Eight years ago today we found ourselves on Via Ca’ di Marcello, a deserted side street in Mestre, the landward side of Venice, waiting for the bus to Bulgaria.
We were midway through a late fall European odyssey that had previously taken us to Munich and Basel; after 3 days in Venice, we were moving on to Ljubljana and Croatia. And the bus was the only way to get from Venice to Ljubljana. It was remarkably inexpensive: 55 Euro for all three of us for a 4 hour ride:
Upon arrival at the Mestre bus station in plenty of time, we were told, with vague gesticulation, that our bus did not, in fact, leave from the station, but from the aforementioned deserted side street. By some miracle we managed to find the tiny “no parking” sign on this street marked “bus interregionali ed internazionali.”
Where we waited. And waited. On a cold, dark, damp, Italian evening.
By way of memorializing the wait, and distracting our increasingly frustrated Oliver, I recorded a short video:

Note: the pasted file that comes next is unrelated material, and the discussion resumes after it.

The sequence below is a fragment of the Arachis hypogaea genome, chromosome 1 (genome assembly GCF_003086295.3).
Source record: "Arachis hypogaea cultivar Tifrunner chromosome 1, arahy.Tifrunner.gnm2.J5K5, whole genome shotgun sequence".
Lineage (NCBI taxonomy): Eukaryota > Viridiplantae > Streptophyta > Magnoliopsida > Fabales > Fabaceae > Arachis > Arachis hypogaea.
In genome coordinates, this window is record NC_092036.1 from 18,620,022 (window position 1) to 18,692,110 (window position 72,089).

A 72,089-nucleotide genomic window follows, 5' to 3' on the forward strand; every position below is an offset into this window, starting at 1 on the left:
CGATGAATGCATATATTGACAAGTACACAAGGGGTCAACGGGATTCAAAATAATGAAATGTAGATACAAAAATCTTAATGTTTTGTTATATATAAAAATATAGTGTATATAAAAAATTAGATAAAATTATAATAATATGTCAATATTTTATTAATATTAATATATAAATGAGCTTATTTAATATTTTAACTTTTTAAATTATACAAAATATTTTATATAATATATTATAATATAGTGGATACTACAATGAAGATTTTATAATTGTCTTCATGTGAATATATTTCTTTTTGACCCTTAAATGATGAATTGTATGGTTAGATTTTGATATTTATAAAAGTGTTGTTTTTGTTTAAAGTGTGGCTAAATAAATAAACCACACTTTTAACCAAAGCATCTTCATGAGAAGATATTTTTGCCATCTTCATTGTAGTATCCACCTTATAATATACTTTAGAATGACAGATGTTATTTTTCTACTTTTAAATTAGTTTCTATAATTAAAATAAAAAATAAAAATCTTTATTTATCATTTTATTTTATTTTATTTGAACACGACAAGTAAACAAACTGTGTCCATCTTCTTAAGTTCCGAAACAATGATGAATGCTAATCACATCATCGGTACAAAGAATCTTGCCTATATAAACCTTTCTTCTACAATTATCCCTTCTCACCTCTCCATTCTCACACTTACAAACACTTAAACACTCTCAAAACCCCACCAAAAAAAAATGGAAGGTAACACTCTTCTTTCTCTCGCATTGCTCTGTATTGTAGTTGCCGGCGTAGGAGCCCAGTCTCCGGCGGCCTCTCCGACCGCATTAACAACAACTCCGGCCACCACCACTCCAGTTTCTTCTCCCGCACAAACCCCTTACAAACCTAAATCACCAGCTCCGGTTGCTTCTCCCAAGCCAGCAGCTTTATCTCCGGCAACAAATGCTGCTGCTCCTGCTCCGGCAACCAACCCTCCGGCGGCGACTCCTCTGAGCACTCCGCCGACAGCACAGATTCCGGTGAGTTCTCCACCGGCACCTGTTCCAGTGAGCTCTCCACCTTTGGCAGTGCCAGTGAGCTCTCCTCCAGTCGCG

Eventually the bus did arrive. With little pomp or circumstance. We showed the tickets I’d booked online. All was in order. And so we boarded.
The bus turned out to be a run from Florence to Sofia that was popular with itinerant workers from Bulgaria returning home. You cannot imagine a nicer bunch of people to travel with: as the bus sped through the night from Venice to Trieste to Ljubljana we shared food and, as best we could, stories with our fellow passengers.
We arrived in Ljubljana before midnight and made our way to our hotel; the next morning we awoke to a blanket of snow, quite a novelty after the soggy environs of Venice:
After 4 days in Croatia, we returned our rental car to Ljubljana and found all the snow gone, but the weather still mitten-worthy:
Oliver was in grade 3 that year, and had one in a series of teachers whose attitude about leaving school for periods of travel was, in essence, “he’s going to learn a lot more out there in the world than he will here in the classroom.” That was certainly true. Even if it did mean a long cold wait for the bus to Bulgaria. Or perhaps because of that.
I am sure that last sentence is to the point. I have always been in awe of how you travelled with Oliver. We hope we can emulate that with Y.